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Jul 27, 2015 | 09:22 AM

Bullish On Spieth

The old adage that business is done on the golf course was proven true as the Open Championship came to a close last Monday. According to the BBC, as soon as Jordan Spieth missed his birdie putt on the final hole at the Old Course in St. Andrews, shares in Under Armour—the company that outfits Spieth head to toe—dropped on the New York Stock Exchange. It was a less than 1 percent drop, equal to about $140 million in value, but it occurred immediately after the 22-year-old’s (his birthday is today) last chance at making the Open playoff slipped by the hole. Since last Monday, Under Armour has more than made up for that loss, rising from just under $89 a share to more than $96 a share when the market opened this morning. And in the past year, coinciding with Spieth’s incredible run, the stock is up more than 50 percent.

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Jul 25, 2015 | 03:52 PM

So Close

We'd like to congratulate Hilton Head's own Andrew Orischak for finishing runner-up in the 68th U.S. Junior Amateur this afternoon at the Pete Dye Course at Colleton River Plantation Club in Bluffton, S.C., just minutes from Hilton Head. Orischak, 16, ranked 631st in the World Amateur Golf Ranking, lost to Philip Barbaree, 17, of Shreveprot, La. and ranked 59th in the world, on the first extra hole of the 36-hole final. Orischak was five up with eight to go and admitted he might have thought too much about having his name engraved on the trophy next the likes of Johnny Millers, Tiger Woods, and Jordan Speith. Perhaps even more disappionting than losing the tournament is the fact that he lost out on a date to take Fox Sports reporter Holly Sonders to his senior prom. The popular TV host promised Orischak on Friday that if he won she'd be his date for next year's prom at Hilton Head Island High School. That's way too much pressure for a 16 year old.

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Jul 24, 2015 | 09:01 AM

Next On The Tee

After taking the U.S. Open to the Pacific Northwest for the first time and staging it at a muni, no less, where does the USGA go next? The association has announced the Open sites for 2022, 2023, and 2024, with our National Championship going to, in order, The Country Club in Brookline, Mass., the North Course at Los Angeles Country Club, and Pinehurst No. 2. Two of those aren’t a surprise: The Country Club (shown above) most recently hosted the Open in 1988 as well as the 1999 Ryder Cup; Pinehurst No. 2 held last year’s Open (its third so far) as well as 10 other USGA events over the years. But Los Angeles CC has yet to hold an Open, and its only previous USGA events were the 1930 Women’s Amateur and 1954 Junior Amateur; it will host the 2017 Walker Cup. The George Thomas-designed course was recently restored by Gil Hanse to very good reviews, and the U.S. Open hasn’t been to Los Angeles since 1948 when it was held at Riviera Country Club. Nice to see that quiet little town getting some attention.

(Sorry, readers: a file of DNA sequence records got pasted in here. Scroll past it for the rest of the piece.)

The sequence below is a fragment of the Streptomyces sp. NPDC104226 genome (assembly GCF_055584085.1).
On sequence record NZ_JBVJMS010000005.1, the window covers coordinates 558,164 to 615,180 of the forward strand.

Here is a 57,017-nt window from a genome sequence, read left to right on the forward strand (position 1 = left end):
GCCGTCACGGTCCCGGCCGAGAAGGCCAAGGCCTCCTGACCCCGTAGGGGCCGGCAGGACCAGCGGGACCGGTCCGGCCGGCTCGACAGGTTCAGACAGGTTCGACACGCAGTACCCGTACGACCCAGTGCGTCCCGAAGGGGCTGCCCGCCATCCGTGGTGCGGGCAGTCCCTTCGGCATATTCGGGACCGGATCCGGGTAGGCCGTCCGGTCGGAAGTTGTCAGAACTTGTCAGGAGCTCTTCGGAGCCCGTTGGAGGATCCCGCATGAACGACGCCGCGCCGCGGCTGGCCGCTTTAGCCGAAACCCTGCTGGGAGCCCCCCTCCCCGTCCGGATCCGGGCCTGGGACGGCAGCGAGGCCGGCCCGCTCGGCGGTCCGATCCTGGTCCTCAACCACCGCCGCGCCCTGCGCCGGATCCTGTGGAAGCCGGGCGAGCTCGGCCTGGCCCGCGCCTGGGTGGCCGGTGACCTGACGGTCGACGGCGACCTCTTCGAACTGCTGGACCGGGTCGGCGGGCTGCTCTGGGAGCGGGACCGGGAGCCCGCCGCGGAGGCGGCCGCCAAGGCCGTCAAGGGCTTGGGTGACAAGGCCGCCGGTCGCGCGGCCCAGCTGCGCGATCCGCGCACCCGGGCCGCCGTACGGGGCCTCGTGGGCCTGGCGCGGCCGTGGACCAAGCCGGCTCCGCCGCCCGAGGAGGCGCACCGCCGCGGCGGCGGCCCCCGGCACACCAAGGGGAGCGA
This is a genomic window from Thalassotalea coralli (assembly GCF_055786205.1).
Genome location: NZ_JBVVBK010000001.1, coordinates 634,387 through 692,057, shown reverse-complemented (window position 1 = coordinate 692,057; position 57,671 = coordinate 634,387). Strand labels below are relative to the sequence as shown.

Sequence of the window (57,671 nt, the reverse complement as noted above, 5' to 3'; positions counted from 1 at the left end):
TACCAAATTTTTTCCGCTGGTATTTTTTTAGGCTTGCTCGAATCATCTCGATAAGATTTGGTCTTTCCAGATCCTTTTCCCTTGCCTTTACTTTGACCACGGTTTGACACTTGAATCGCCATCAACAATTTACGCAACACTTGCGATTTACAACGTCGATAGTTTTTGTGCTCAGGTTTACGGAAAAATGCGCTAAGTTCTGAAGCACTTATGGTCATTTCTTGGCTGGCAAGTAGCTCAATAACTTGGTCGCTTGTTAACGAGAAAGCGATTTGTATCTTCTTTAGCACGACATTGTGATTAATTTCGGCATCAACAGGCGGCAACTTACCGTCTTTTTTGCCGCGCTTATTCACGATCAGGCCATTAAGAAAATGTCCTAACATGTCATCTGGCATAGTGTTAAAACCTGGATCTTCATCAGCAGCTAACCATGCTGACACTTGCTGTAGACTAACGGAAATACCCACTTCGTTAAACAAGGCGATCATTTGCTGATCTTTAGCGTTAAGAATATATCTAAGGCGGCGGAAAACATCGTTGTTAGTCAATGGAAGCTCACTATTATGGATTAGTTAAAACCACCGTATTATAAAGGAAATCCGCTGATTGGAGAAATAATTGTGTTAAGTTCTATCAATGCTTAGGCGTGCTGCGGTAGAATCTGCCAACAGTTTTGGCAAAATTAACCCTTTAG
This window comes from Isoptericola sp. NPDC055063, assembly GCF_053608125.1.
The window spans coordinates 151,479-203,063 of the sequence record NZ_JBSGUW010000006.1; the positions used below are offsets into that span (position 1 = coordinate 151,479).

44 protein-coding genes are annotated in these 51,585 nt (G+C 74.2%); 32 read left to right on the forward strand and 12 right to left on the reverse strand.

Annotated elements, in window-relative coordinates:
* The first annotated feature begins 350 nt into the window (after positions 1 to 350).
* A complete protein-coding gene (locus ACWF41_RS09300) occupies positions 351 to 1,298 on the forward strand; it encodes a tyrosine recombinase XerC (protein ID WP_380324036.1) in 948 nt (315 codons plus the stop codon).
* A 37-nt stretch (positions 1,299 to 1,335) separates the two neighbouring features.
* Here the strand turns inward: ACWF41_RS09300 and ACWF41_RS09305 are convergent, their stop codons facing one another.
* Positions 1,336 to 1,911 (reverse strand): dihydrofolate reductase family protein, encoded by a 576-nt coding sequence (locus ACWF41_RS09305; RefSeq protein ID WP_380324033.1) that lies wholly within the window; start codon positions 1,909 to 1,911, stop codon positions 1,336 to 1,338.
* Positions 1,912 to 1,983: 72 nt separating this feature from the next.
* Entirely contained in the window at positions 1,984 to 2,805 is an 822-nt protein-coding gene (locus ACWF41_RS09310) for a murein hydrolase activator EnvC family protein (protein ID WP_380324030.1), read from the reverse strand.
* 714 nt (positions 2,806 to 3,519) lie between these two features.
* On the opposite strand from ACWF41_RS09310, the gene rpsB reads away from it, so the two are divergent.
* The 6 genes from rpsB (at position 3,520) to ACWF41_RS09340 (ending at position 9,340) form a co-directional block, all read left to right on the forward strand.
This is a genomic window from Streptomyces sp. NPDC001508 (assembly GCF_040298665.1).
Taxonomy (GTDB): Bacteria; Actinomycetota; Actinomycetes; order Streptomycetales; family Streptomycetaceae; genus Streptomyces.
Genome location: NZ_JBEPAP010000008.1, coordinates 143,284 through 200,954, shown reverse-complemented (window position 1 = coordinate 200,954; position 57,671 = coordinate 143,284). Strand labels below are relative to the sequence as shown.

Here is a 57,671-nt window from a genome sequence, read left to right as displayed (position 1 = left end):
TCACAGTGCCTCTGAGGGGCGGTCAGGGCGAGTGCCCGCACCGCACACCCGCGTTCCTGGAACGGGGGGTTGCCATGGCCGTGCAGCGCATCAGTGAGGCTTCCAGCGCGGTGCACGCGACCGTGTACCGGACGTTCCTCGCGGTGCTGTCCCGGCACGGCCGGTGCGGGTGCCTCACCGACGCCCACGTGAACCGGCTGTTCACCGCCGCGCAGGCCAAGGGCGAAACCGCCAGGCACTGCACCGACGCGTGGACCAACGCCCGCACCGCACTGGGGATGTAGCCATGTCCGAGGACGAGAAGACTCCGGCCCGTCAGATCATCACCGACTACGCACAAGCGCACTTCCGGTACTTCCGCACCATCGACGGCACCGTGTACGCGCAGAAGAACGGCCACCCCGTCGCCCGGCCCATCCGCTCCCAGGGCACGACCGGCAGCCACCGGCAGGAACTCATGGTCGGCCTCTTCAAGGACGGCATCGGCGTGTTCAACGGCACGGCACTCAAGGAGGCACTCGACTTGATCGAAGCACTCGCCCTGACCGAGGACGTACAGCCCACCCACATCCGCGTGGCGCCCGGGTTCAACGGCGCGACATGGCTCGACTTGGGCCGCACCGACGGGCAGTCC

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Pebble Beach

Jul 23, 2015 | 07:32 AM

Golf = : )

We always knew that playing a round of golf made us happier. Now there's science to back it up. According to an interesting new Stanford University study, a walk in nature can improve our mental health. A number of studies have shown that city dwelllers who don't regularly visit parks are at a higher risk for increased mental illness like depression and anxiety. But just how a walk in nature improves our disposition from a neurological point of view intrigued Gregory Bratman, a graduate student at Stanford who's been studying the psychological effects of urban living. He and his team decided to see what a walk might have on a person's tendency to brood, which is defined as morbid rumination where we just can't stop thinking about what's wrong with our lives. After doing brain scans of the area strongly assoicated with rumination and determining normal levels of morbid rumination through a questionnaire of 38 people, they had 19 volunteers walk through a leafy section of campus and the other 19 walk a busy, four-lane highway in Palo Alto. Bratman then repeated the scans and questionnaires. The volunteers who took the natural stroll showed slight but measureable improvements in their mental health and weren't dwelling on the negative aspects of their life as much. These results "strongly suggest that getting out into natural environments" could be an easy and almost immediate way to improve moods for city dwellers, Bratman told The New York Times. So for your own mental health, go play golf!

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